How Does Scoring Work in Alpine Skiing?
The scoring system for individual alpine skiing races is fairly simple and is based on who can earn the fastest times on a course. Point systems are also used in FIS alpine skiing to determine an athlete’s overall ranking during each season of the sport. Divided into two types of events, speed and technical, the sport involves skiing down long, steep slopes, or down winding courses with paths marked by gates.
In the Olympics, all five alpine skiing events are scored the same way, by time. The athlete who completes the event with the fastest overall time will be considered the winner, receiving the gold medal, while the second and third-fastest times receive silver and bronze, respectively.
The process for scoring alpine skiing in the Olympic Games is very simple, as each individual event is contested over the course of one day, with a single result determining the medal winners. There are five alpine skiing events in the Olympics: downhill, slalom, giant slalom, super-giant slalom (also known as the super-G), and super-combined. In each of these events, athletes tackle a different kind of ski course.
In the downhill, a speed event, athletes perform a one-run race on the longest ski course at the Olympics. Downhill is the fastest alpine skiing event, with some athletes reaching speeds of up to 75 mph. In the slalom event, skiers travel down a winding course and navigate approximately 50 gates, which they are required to pass through with both skis in order to remain in qualification. Slalom competitors perform two runs, each on a different course.
Giant slalom is similar to the slalom event but has fewer gates that are also spaced farther apart. Meanwhile, the super-giant slalom is a competition that merges downhill and slalom, with gates spaced similarly to a giant slalom but fewer turns, therefore involving greater speed. Finally, the super-combined event involves the combination of a downhill race and a slalom race.
In the FIS World Cup, the worldwide alpine skiing competition, similar skiing events to the Olympic Games are held frequently throughout each annual season. The FIS World Cup holds races in five different events: the downhill, the slalom, the giant slalom, the super-giant slalom, and the parallel.
The FIS follows the same scoring system as the Olympics in terms of individual races. Each individual World Cup race is a time-based event, where athletes win based upon the speed at which they complete their races. However, in order to determine athlete rankings for the entire season (as well as potential Olympics qualification), the FIS implements another system for scoring alpine skiing, a points system based upon races won.
In the FIS World Cup, races typically include around 30 athletes and, depending upon their placement in each race, each athlete receives a predetermined number of FIS points. At the end of the season, the cumulative point counts for each athlete are determined, and the athlete with the highest number of points wins the FIS World Cup award, the Crystal Globe. Accumulated points also help determine the starting order of races throughout the season, with high-scoring athletes earning better-seeded places in races based upon points won in the previous race or overall in the season thus far.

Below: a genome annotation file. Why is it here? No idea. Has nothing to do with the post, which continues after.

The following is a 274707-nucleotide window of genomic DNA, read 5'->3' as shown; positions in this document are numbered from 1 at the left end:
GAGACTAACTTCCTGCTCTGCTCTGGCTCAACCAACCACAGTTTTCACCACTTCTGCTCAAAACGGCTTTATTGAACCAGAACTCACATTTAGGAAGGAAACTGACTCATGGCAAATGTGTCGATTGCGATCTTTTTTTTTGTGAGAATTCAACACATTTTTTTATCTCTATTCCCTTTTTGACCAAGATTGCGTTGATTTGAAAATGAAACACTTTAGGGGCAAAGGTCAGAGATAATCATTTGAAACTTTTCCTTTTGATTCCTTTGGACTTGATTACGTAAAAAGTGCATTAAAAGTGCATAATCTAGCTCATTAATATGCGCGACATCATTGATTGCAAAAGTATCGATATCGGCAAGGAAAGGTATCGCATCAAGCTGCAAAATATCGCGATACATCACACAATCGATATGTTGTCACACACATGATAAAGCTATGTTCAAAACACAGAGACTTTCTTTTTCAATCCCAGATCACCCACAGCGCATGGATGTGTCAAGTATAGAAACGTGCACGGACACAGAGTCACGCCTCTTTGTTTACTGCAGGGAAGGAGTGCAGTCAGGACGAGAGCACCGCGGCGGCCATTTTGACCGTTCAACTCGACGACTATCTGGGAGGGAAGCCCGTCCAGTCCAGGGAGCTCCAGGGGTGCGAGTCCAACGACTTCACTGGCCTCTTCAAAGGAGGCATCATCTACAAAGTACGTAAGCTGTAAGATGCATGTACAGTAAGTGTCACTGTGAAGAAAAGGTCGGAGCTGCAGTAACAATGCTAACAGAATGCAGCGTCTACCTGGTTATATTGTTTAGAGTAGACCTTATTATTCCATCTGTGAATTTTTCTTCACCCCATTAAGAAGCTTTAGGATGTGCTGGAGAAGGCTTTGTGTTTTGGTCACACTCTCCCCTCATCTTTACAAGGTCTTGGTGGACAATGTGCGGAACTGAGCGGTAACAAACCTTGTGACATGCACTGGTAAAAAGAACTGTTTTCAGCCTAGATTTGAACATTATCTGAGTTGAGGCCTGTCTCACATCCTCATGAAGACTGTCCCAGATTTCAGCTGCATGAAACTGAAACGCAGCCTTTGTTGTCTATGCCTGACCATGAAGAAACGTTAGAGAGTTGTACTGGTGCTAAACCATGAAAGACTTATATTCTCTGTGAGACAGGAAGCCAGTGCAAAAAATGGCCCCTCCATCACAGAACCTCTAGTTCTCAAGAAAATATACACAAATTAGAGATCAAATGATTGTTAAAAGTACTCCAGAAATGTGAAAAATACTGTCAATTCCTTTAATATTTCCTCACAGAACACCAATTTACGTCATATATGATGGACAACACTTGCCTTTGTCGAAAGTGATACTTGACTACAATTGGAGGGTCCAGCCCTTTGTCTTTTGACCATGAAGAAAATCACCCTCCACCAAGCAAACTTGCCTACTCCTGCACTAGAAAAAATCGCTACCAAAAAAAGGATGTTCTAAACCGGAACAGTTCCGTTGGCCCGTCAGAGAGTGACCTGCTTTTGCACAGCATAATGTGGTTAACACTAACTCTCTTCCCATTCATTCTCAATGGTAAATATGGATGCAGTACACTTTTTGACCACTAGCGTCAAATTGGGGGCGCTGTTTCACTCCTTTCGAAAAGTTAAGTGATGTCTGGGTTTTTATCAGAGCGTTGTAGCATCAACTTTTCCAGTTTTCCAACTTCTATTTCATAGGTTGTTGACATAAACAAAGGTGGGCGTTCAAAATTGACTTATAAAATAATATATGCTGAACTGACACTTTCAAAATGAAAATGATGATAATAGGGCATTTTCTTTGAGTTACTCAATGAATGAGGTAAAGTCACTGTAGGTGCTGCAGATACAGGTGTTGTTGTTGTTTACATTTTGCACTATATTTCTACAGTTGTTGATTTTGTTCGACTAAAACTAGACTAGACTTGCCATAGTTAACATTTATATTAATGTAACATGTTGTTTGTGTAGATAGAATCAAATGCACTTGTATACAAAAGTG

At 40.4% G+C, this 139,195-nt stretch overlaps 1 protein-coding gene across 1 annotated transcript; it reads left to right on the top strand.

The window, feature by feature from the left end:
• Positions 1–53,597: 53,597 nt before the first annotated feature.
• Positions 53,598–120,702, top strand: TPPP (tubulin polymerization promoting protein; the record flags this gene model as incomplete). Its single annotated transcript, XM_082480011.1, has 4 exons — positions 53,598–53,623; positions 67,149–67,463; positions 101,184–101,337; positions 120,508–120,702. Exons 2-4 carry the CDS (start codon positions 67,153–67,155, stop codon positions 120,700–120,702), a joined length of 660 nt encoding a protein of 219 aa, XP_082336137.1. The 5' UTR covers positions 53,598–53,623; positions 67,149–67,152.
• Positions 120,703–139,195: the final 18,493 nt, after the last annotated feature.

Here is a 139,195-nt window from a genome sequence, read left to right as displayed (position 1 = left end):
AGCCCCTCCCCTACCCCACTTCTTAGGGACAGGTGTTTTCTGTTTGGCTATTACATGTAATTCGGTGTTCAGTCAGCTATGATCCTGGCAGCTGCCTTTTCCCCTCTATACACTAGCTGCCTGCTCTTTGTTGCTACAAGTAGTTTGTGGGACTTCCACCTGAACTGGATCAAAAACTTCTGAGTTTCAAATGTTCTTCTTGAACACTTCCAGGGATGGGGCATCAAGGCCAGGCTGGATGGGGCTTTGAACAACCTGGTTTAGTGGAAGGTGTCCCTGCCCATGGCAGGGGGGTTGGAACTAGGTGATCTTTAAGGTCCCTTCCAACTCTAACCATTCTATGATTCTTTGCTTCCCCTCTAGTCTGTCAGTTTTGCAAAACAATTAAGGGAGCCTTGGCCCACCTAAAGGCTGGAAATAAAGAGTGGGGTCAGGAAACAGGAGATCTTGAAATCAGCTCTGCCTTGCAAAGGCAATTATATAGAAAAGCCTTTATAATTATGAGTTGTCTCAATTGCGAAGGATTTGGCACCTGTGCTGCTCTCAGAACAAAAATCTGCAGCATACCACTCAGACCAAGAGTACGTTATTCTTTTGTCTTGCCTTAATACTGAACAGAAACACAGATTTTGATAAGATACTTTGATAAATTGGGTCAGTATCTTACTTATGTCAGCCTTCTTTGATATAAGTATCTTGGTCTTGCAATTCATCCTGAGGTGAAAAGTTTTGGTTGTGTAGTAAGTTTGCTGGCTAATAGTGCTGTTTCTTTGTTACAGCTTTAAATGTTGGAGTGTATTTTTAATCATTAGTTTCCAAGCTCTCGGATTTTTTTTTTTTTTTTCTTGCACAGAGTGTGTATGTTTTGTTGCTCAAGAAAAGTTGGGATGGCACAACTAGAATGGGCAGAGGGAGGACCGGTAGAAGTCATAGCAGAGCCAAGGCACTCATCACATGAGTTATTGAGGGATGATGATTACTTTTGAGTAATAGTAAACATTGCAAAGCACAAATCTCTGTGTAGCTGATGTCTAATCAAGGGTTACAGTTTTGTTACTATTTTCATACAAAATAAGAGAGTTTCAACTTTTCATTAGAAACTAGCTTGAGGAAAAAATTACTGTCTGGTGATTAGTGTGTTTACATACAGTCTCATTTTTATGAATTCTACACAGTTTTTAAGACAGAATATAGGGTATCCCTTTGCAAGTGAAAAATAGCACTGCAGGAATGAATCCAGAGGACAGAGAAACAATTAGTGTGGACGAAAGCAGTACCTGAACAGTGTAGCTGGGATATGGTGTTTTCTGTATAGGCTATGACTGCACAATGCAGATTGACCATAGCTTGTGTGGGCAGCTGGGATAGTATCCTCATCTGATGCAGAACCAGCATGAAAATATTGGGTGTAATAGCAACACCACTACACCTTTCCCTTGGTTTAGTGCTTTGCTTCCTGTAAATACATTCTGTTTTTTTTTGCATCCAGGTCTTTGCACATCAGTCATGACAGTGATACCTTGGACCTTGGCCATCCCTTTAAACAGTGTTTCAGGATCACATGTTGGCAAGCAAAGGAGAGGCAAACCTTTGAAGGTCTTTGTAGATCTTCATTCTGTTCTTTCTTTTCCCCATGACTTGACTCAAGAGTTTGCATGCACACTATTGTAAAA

FIS Points Breakdown
The breakdown for points-per-race in the FIS World Cup is as follows:
Slalom, Giant Slalom, Super-Giant Slalom, and Downhill
For the parallel event, there are additional scoring rules, which state that only the first 15 skiers in the race receive points, and if any skier’s time is more than 108% of the winning time, that skier is awarded no points, even if they finish within the Top 15.
Scoring Rules Summary
- In the Olympics, all five alpine skiing events (downhill, slalom, giant slalom, super-giant slalom, and super combined) are scored by time, with the fastest skier winning each event
- In the FIS World Cup, individual races are also scored by time
- In the FIS World Cup season, athletes receive a predetermined number of points per race based upon their finishing place, which helps seed them in future races and contribute towards their overall total, with the highest-scoring athlete winning the Crystal Globe at the end of the World Cup season
What is the scoring system in alpine skiing?
In alpine skiing, the scoring system for each individual event is very simple. Races are won by the athlete with the best overall time. This rule applies to all individual races in both the Olympics and the FIS World Cup, including downhill, slalom, giant slalom, super-giant slalom, super combined, and parallel. In the FIS World Cup, an additional scoring system awards athletes points based on where they finish in each individual race, which forms a combined score at the end of the season.
How does alpine skiing scoring work in the Olympics?
Each race is won by the athlete who has the fastest time, earning them the gold medal, while the second and third-fastest times receive silver and bronze, respectively. In the Winter Olympics, five alpine skiing events are held for both men and women: the downhill, the slalom, the giant slalom, the super-giant slalom, and the super-combined. Since there is only one race for each of these events, there is no need for a points system in the Olympics.
What do FIS points mean in alpine skiing?
In the FIS World Cup, which lasts an entire year, there are many races held in the various alpine skiing disciplines. In addition to having a winner for each race, the FIS awards each athlete in a World Cup race a predetermined number of points based upon their finishing place in that race. These points add up over the course of the season and are helpful in determining seeding for various races. At the end of the season, the points scored by all alpine skiers in the World Cup are tallied, and the skier with the highest number of points in the season receives the FIS World Cup trophy, the Crystal Globe.